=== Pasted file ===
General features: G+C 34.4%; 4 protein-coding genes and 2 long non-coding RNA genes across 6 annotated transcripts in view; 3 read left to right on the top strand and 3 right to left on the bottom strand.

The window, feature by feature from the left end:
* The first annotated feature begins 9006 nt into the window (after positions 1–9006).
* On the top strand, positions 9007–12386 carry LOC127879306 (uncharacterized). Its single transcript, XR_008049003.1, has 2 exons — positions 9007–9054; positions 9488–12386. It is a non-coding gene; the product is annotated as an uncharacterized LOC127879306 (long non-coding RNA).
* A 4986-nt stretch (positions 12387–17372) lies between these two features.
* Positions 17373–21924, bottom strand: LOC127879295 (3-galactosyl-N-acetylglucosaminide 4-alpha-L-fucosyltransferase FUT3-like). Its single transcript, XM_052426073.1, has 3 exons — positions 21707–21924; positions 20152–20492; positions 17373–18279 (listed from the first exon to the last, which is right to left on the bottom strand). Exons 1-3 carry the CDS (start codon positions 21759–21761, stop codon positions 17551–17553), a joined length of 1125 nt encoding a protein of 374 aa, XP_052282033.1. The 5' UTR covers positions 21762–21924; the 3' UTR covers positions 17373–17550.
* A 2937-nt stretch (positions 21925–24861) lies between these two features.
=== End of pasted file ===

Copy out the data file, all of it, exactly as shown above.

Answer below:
General features: G+C 34.4%; 4 protein-coding genes and 2 long non-coding RNA genes across 6 annotated transcripts in view; 3 read left to right on the top strand and 3 right to left on the bottom strand.

The window, feature by feature from the left end:
* The first annotated feature begins 9006 nt into the window (after positions 1–9006).
* On the top strand, positions 9007–12386 carry LOC127879306 (uncharacterized). Its single transcript, XR_008049003.1, has 2 exons — positions 9007–9054; positions 9488–12386. It is a non-coding gene; the product is annotated as an uncharacterized LOC127879306 (long non-coding RNA).
* A 4986-nt stretch (positions 12387–17372) lies between these two features.
* Positions 17373–21924, bottom strand: LOC127879295 (3-galactosyl-N-acetylglucosaminide 4-alpha-L-fucosyltransferase FUT3-like). Its single transcript, XM_052426073.1, has 3 exons — positions 21707–21924; positions 20152–20492; positions 17373–18279 (listed from the first exon to the last, which is right to left on the bottom strand). Exons 1-3 carry the CDS (start codon positions 21759–21761, stop codon positions 17551–17553), a joined length of 1125 nt encoding a protein of 374 aa, XP_052282033.1. The 5' UTR covers positions 21762–21924; the 3' UTR covers positions 17373–17550.
* A 2937-nt stretch (positions 21925–24861) lies between these two features.